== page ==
Interpreting the Cross Section Ratio $R$

Below is experimental data for the ratio $$R=\frac{\sigma(e^+e^-\rightarrow hadrons)}{\sigma(e^+e^-\rightarrow\mu^+\mu^-)}$$ as a function of the centre of mass energy $$\sqrt s$$.

I am interested in the peak at around $$100GeV$$ which corresponds to the resonance of the $$Z^0$$ boson. There are two ways of looking at this that I have in mind:

1. We can effectively ignore the electromagnetic process around this energy, and so each process should have it's own Breit-Wigner peak centred on the mass energy of the $$Z^0$$. The ratio of these is just a constant.
2. Thinking in terms of Feynman rules and again ignoring the electromagnetic process around this region, each process has the same propagator and vertex factors (roughly - ignore quark mixing) and there are some extra factors due to different quarks being possible and colour degeneracy, but still the ratio should be a constant (one possible issue here is interference between Feynman diagrams which I have neglected?).

So my question is why does the peak exist in the data?

[The figure shown in the OP question above ...] is experimental data for the ratio $R =$ [...] as a function of the centre of mass energy $\sqrt{s}$

The so called cross section ratio $$R[~\sqrt{s}~] = \frac{\sigma^{(0)}[~e^+~e^- \rightarrow \text{hadrons}, \sqrt{s}~]}{\sigma^{(0)}[~e^+~e^- \rightarrow \mu^+~\mu^-, \sqrt{s}~]}$$ ??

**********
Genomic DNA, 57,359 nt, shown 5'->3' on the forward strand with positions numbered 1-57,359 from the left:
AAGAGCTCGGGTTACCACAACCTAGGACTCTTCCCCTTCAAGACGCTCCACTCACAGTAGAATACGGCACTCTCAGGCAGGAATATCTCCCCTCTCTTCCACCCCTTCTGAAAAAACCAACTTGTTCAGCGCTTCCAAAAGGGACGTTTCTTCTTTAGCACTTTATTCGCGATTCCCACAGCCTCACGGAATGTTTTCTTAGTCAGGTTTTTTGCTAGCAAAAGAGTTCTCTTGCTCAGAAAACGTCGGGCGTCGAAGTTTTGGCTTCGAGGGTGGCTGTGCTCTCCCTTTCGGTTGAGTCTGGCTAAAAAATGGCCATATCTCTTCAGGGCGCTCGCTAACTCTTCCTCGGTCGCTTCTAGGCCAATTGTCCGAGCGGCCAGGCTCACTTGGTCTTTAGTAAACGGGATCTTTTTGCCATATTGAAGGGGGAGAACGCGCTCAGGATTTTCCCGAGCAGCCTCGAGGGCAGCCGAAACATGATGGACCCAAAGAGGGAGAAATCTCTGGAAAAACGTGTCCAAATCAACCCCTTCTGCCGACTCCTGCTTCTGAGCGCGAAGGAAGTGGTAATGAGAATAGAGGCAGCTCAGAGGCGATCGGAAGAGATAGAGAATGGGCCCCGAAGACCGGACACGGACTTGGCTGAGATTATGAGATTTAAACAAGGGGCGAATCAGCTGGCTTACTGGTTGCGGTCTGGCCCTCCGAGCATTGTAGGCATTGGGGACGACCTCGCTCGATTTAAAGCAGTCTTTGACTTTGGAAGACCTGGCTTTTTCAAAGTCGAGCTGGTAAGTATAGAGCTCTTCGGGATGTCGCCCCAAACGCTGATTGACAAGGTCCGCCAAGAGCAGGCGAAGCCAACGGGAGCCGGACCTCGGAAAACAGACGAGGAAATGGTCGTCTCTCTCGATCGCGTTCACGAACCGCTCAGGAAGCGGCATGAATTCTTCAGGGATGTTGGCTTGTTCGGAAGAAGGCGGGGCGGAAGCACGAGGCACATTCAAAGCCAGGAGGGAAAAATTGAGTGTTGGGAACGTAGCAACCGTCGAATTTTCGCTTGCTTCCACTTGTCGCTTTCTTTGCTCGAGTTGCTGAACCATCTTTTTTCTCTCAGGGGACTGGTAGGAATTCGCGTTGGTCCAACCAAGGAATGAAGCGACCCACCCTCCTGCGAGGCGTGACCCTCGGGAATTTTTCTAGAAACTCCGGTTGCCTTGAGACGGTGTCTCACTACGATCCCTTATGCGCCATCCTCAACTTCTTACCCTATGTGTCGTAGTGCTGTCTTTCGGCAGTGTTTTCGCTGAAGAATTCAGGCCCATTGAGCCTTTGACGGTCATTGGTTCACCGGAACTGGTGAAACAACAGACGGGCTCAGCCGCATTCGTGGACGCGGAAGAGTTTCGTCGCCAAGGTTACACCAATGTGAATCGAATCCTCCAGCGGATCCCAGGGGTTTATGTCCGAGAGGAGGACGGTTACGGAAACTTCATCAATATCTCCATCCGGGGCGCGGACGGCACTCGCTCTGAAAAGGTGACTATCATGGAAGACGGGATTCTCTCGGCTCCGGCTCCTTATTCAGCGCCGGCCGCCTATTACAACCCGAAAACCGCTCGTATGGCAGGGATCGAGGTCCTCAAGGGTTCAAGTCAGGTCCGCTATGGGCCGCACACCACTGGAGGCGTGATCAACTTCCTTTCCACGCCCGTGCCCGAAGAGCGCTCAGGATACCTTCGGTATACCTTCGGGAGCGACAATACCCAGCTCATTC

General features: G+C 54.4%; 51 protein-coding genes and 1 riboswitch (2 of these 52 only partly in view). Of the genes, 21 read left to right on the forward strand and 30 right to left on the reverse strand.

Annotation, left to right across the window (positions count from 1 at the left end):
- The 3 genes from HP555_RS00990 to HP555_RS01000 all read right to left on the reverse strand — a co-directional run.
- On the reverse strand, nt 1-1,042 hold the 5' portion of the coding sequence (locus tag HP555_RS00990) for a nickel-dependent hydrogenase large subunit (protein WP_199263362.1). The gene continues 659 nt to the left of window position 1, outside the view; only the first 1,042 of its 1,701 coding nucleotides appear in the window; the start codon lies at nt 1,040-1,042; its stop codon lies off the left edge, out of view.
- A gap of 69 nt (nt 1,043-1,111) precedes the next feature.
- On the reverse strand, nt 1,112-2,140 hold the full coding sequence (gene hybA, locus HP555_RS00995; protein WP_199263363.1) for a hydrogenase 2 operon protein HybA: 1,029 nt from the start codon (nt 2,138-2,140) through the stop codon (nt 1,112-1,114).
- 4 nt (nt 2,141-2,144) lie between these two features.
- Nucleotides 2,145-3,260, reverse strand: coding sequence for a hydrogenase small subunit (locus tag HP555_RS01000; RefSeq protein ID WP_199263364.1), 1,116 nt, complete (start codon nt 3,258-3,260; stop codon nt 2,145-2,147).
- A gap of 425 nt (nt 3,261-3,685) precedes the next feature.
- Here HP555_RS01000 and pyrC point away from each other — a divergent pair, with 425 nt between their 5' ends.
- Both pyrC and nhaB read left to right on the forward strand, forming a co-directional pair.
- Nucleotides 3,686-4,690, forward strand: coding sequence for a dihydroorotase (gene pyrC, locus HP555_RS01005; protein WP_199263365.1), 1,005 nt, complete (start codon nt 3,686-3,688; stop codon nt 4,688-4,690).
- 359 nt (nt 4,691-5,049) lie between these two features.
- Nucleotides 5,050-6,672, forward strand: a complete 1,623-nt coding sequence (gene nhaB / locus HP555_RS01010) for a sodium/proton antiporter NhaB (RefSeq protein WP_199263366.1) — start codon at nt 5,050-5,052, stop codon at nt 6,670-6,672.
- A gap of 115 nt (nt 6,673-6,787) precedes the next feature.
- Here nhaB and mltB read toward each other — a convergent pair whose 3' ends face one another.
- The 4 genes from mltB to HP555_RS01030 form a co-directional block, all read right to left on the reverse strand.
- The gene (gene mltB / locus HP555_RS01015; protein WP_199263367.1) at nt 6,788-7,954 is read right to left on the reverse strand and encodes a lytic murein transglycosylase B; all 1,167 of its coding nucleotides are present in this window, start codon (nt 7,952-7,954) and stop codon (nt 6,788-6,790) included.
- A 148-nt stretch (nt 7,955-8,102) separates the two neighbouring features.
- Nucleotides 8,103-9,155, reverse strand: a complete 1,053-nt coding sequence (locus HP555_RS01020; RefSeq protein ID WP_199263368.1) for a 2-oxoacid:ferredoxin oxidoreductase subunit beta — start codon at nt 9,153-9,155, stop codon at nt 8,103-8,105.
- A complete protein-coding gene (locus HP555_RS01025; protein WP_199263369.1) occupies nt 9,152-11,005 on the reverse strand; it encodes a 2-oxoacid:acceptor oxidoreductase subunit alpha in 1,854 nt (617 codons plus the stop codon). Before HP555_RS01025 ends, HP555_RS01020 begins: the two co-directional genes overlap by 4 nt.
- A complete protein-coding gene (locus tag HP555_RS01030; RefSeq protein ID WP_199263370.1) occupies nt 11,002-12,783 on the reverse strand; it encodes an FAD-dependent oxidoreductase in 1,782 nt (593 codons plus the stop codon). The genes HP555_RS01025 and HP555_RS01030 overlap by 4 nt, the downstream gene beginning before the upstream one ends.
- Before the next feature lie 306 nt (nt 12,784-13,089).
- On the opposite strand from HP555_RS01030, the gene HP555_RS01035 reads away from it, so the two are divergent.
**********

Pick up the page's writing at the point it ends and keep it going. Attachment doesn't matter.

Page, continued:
Actually, surprisingly, No!;
that's not (quite) what's shown there; and therein lies the answer to your question.

Rather, as the caption of PDG Figure 44.6 explains (and surely the PDG is the authoritative source) the figure shows instead the ratio of the experimentally determined hadronic cross section (incl. suitable corrections), $$\sigma^{(0)}[~e^+~e^- \rightarrow \text{hadrons},\sqrt{s}~]$$ and a "normalization denominator" $$\frac{4}{3}~\pi~\alpha^2[~s~] ~/~ s,$$ where apparently $\alpha[~s~]$ expresses electromagnetic coupling only, i.e. without accounting for weak coupling which is experimentally dominant at center-of-mass energy near the nominal mass of the $Z^0$ boson.

Consequently, while the arguments laid out in the OP seem quite compelling to me, they don't address what's actually presented in the figure, including the obvious "$Z^0$ peak". (I consider the OP question quite astute nevertheless, +1; and I even hope that it might lead the PDG to reconsider the labelling of its Figure 44.6.)